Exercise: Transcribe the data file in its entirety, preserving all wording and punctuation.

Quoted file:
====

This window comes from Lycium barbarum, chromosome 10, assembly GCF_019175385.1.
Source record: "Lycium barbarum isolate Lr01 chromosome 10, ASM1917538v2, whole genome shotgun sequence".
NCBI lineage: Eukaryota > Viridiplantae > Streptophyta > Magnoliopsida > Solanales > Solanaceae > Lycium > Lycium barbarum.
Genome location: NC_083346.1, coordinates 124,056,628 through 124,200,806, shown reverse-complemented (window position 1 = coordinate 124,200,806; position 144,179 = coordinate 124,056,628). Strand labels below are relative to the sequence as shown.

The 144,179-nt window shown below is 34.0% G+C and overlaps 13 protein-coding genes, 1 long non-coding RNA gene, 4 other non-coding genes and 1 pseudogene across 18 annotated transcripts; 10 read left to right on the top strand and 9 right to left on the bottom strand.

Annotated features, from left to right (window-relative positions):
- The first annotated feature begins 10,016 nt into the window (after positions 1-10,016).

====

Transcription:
This window comes from Lycium barbarum, chromosome 10, assembly GCF_019175385.1.
Source record: "Lycium barbarum isolate Lr01 chromosome 10, ASM1917538v2, whole genome shotgun sequence".
NCBI lineage: Eukaryota > Viridiplantae > Streptophyta > Magnoliopsida > Solanales > Solanaceae > Lycium > Lycium barbarum.
Genome location: NC_083346.1, coordinates 124,056,628 through 124,200,806, shown reverse-complemented (window position 1 = coordinate 124,200,806; position 144,179 = coordinate 124,056,628). Strand labels below are relative to the sequence as shown.

The 144,179-nt window shown below is 34.0% G+C and overlaps 13 protein-coding genes, 1 long non-coding RNA gene, 4 other non-coding genes and 1 pseudogene across 18 annotated transcripts; 10 read left to right on the top strand and 9 right to left on the bottom strand.

Annotated features, from left to right (window-relative positions):
- The first annotated feature begins 10,016 nt into the window (after positions 1-10,016).